Washed Curd

Science Byte

An extra step during cheesemaking can result in a whole new world of cheese possibilities.

Colby, Monterrey Jack, Brick, and Crowley Cheese in the United States. Gouda and Edam in the Netherlands. What do these all have in common? They all include a curd washing step during the cheesemaking process that ultimately contributes to their unique flavor profile. Curd washing or curd rinsing, as the name applies, is the addition of water to the still nascent curds. A similar process to this is known as whey dilution, which accomplishes the same feat. What's the water doing? It's removing lactose from the fresh curds. With less lactose, that means less potential for the starter culture bacteria to produce lactic acid. The result is a cheese with a lower acid level, which we term a "sweet make" or a "sweeter" cheese.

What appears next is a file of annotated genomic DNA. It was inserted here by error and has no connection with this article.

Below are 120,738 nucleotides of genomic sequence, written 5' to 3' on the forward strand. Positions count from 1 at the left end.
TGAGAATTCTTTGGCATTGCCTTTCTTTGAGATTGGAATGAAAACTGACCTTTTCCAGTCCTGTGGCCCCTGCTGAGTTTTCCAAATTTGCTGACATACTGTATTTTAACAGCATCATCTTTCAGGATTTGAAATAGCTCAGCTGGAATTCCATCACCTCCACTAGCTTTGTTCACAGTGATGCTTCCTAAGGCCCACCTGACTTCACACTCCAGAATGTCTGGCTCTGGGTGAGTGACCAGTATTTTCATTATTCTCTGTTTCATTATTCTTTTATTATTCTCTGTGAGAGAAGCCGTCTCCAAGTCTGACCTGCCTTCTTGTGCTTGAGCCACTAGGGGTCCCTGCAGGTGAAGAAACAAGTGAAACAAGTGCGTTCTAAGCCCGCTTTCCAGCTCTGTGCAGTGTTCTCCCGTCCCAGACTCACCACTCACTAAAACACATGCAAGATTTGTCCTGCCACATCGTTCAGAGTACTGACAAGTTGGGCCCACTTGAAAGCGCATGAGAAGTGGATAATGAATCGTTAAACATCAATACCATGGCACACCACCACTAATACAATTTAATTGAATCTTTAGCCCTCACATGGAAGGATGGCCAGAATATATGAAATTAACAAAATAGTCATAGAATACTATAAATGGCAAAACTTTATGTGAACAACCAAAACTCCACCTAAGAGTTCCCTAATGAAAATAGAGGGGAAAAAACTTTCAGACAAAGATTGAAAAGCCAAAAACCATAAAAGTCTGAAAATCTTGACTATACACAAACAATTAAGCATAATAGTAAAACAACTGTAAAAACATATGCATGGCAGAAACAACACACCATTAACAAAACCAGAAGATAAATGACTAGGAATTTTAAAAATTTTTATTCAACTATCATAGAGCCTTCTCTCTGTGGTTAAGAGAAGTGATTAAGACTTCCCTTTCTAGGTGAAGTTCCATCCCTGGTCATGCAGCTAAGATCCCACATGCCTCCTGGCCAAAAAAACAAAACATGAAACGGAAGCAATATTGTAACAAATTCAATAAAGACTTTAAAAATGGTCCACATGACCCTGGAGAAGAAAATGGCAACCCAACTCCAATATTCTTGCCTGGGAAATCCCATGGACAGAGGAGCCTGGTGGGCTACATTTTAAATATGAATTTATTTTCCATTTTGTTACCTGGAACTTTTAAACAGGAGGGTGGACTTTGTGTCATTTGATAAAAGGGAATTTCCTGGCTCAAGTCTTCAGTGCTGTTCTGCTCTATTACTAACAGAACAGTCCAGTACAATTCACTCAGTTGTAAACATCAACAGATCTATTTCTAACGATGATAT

Curd rinsing is a crucial step in all of the famous "American Original" cheeses (Colby, Jack, Brick). Download the infographic below (click the image or here) for a visual companion to this page!

Colby Infographic

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